Key Insight: P2PU depends upon facilitators and partner organizations to reach participants.  

Our final big “a-ha” for us was related to our organization’s continuous learning processes. When we began this project, we felt excited about the idea of doing pop-up engagement sessions to talk with people – likely many of whom had never heard of P2PU or learning circles – and hear their thoughts on wants, needs, and dreams for their careers. As an organization that most often works behind the scenes to support program facilitators, we relished the idea of getting out and directly talking with community members. 

We learned that this was harder than we expected. Some organizations had policies against any on-site surveying. For those places where we were able to run a pop-up engagement session – one library and one job center – foot traffic was slow. Because we wanted more learner voices in the mix, we pivoted to add an online survey as well, reaching out to 300+ past participants of learning circles. As we design new resources, we will need to make sure we design for and with facilitators, since they provide a key link between participants and peer-to-peer learning.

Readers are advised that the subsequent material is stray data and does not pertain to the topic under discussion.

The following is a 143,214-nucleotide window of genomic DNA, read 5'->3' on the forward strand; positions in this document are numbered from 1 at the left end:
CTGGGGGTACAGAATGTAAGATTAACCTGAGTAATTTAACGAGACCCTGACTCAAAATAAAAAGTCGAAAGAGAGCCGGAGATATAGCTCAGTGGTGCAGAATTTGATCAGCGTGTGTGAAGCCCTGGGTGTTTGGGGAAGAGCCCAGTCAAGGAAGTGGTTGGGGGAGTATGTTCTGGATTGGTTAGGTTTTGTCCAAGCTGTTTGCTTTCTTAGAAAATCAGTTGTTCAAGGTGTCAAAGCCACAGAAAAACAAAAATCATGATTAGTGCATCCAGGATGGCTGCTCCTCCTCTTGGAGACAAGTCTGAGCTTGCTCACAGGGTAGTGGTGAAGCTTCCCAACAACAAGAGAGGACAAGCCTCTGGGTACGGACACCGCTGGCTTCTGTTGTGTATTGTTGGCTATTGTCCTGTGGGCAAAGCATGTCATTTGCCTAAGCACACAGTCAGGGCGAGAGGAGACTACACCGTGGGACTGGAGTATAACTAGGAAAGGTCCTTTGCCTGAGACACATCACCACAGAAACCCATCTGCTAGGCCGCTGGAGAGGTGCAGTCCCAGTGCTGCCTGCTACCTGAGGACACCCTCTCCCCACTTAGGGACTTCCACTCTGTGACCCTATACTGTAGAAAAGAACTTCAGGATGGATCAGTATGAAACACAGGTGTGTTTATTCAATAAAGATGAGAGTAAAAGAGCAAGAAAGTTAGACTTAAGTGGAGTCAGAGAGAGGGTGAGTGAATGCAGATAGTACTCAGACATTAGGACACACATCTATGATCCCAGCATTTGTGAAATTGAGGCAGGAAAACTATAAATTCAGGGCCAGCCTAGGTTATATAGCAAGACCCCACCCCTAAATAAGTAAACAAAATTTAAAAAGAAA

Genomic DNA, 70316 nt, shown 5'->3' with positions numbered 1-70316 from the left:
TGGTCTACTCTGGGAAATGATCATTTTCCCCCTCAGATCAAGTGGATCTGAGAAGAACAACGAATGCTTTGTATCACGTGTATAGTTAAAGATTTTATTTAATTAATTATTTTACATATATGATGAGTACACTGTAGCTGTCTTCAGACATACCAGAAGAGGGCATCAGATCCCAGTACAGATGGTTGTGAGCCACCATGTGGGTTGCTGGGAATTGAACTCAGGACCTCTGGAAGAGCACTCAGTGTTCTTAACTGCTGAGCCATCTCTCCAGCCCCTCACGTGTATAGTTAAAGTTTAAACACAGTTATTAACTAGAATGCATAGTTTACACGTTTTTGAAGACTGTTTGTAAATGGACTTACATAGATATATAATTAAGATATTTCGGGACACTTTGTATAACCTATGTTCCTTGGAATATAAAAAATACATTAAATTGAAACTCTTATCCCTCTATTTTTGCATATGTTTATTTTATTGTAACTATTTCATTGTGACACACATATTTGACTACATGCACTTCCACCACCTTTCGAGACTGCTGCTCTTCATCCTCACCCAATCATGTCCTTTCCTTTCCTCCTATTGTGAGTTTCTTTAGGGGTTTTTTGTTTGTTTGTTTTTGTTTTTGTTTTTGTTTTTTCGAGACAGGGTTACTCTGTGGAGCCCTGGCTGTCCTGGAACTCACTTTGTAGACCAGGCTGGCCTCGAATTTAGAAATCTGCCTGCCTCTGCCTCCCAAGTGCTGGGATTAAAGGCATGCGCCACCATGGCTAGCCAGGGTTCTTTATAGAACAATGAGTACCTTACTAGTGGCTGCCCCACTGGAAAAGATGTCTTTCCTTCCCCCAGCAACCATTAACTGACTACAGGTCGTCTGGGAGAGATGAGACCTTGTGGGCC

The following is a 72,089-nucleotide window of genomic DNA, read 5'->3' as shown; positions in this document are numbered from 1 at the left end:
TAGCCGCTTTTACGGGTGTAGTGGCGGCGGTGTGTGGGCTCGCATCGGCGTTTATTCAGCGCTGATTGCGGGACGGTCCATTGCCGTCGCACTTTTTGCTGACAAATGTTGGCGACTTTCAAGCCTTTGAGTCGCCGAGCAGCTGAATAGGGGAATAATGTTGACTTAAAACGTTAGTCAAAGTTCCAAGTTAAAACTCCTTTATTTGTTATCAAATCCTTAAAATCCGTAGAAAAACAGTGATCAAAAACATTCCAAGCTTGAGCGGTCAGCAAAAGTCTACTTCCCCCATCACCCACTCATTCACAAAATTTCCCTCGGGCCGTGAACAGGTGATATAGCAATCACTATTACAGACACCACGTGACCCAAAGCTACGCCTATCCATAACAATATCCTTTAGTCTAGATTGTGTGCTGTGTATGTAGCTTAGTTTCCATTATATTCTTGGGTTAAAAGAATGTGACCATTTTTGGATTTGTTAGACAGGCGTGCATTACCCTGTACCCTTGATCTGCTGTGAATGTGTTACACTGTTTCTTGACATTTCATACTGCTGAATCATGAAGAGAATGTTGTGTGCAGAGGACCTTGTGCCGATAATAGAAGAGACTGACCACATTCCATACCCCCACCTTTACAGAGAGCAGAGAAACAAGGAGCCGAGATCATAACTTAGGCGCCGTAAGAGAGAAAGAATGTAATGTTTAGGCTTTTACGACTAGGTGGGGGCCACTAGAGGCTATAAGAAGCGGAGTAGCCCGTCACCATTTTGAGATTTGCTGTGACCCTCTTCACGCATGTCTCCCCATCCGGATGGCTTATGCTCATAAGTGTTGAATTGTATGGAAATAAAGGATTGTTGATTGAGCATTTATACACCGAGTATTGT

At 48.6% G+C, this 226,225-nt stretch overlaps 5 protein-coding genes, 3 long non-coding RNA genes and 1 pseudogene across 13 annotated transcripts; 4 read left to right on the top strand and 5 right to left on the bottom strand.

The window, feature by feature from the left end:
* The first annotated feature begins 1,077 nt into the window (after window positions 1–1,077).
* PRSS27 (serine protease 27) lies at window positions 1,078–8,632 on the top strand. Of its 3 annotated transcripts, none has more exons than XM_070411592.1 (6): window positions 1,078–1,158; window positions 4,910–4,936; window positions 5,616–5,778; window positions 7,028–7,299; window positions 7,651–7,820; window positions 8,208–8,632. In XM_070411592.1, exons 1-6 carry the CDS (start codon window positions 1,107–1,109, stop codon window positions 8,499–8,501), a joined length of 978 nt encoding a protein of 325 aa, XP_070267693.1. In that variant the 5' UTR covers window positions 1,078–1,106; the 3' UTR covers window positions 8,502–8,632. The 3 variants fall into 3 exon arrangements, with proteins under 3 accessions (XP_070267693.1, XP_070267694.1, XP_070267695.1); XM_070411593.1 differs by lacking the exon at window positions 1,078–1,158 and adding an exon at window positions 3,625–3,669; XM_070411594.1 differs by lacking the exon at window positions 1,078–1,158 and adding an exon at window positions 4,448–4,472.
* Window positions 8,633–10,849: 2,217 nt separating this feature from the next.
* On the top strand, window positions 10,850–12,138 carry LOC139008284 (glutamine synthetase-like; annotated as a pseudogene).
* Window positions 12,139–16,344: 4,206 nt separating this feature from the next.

These insights sparked numerous ideas for us in how P2PU might create new programs that address the needs we heard through this process. We’ll be sharing more on those ideas in the future. For now, we want to hear from you! 

  • What stood out to you or surprised you from these findings? 
  • Where do you see needs that P2PU could help address? Where could P2PU add the most value to your work?  
  • How do you think P2PU could best play a role in creating greater economic opportunity in the U.S.?